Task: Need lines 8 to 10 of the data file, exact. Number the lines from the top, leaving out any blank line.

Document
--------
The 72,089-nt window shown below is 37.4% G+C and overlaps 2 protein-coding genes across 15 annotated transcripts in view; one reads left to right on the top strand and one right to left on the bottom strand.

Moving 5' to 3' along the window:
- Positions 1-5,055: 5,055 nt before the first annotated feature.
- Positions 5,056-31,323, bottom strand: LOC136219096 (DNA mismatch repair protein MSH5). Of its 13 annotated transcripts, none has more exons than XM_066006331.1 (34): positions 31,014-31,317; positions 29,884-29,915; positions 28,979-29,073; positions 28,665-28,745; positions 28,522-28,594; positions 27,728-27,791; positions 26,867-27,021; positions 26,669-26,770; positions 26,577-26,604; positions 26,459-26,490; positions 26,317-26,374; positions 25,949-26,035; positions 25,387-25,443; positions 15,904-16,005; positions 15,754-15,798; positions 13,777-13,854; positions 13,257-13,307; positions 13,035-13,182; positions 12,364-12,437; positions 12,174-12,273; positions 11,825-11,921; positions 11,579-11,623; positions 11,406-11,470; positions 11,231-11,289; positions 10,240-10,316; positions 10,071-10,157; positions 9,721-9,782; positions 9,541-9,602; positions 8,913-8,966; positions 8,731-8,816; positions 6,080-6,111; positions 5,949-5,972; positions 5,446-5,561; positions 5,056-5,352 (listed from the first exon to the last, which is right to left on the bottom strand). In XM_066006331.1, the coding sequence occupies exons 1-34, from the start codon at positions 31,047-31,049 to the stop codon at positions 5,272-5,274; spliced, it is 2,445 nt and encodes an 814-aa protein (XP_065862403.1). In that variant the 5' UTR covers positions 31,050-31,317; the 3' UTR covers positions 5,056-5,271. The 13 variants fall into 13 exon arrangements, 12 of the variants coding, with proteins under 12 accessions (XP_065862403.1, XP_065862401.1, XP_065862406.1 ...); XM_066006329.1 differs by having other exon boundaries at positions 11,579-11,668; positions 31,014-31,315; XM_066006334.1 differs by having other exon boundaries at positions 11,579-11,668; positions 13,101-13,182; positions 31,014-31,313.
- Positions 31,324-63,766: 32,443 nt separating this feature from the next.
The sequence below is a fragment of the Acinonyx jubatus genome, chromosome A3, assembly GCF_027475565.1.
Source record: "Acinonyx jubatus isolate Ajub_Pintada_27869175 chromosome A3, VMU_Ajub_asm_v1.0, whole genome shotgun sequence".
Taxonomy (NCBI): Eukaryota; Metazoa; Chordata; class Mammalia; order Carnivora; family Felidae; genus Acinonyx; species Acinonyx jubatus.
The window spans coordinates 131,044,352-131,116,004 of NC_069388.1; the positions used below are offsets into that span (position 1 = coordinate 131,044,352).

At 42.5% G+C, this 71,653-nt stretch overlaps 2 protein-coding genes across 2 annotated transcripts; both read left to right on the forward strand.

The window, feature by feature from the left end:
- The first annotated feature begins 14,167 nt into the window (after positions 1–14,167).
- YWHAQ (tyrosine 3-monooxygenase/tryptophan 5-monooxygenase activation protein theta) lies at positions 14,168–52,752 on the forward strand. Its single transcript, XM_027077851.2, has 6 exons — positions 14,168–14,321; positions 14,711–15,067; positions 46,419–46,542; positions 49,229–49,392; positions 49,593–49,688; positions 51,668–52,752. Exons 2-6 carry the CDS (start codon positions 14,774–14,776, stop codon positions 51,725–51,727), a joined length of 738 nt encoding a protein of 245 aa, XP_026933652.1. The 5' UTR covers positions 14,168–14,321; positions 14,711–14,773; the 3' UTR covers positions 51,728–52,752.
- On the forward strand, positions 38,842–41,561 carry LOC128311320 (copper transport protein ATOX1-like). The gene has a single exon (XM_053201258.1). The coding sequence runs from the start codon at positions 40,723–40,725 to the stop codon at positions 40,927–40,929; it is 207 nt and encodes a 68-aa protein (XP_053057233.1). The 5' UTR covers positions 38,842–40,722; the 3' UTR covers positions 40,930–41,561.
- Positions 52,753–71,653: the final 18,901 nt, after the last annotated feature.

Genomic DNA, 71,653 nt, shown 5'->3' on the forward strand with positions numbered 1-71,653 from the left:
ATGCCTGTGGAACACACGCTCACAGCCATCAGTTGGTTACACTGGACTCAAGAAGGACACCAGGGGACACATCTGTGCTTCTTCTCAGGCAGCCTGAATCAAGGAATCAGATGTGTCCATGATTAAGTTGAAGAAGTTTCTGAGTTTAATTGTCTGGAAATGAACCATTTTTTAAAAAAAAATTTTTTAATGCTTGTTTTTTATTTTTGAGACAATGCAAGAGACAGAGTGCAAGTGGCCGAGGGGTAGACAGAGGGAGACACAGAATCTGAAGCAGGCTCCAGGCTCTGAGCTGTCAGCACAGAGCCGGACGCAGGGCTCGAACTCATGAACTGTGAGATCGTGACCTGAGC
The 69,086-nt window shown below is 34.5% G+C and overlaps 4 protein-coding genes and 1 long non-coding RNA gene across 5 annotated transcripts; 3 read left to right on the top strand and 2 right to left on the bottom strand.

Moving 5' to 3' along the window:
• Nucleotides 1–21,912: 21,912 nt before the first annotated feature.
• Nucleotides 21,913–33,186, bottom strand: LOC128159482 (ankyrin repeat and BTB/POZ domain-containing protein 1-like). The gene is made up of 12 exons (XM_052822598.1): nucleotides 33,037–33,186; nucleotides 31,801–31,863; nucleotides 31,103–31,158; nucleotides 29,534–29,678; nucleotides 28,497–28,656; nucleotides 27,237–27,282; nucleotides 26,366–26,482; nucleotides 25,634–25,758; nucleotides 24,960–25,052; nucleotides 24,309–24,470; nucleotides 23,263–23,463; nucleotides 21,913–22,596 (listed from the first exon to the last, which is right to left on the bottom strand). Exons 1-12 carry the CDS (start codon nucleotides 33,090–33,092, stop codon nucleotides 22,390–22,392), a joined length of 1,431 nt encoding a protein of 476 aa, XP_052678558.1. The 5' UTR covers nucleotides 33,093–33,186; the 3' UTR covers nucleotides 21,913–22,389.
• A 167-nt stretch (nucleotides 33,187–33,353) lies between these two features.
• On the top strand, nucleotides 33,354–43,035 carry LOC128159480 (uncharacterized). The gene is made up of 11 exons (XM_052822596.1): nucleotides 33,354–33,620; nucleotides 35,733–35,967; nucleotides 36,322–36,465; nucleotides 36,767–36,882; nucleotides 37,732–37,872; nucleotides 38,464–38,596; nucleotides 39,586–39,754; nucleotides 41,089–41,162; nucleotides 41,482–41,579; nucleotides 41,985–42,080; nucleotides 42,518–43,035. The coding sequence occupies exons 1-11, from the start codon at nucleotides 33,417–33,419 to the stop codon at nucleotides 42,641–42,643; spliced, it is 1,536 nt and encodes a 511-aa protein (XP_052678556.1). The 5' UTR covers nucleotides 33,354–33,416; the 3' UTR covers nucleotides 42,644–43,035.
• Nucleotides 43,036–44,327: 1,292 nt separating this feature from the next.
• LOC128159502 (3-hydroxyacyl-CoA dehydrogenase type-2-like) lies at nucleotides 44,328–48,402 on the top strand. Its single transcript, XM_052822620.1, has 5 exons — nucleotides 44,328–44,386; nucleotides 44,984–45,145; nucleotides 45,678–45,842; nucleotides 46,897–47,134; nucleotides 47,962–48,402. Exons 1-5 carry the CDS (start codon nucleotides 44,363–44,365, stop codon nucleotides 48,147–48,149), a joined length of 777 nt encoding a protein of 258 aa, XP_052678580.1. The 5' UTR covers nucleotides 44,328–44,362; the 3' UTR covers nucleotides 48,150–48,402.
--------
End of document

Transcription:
Taxonomy (NCBI): Eukaryota; Metazoa; Chordata; class Mammalia; order Carnivora; family Felidae; genus Acinonyx; species Acinonyx jubatus.
The window spans coordinates 131,044,352-131,116,004 of NC_069388.1; the positions used below are offsets into that span (position 1 = coordinate 131,044,352).

At 42.5% G+C, this 71,653-nt stretch overlaps 2 protein-coding genes across 2 annotated transcripts; both read left to right on the forward strand.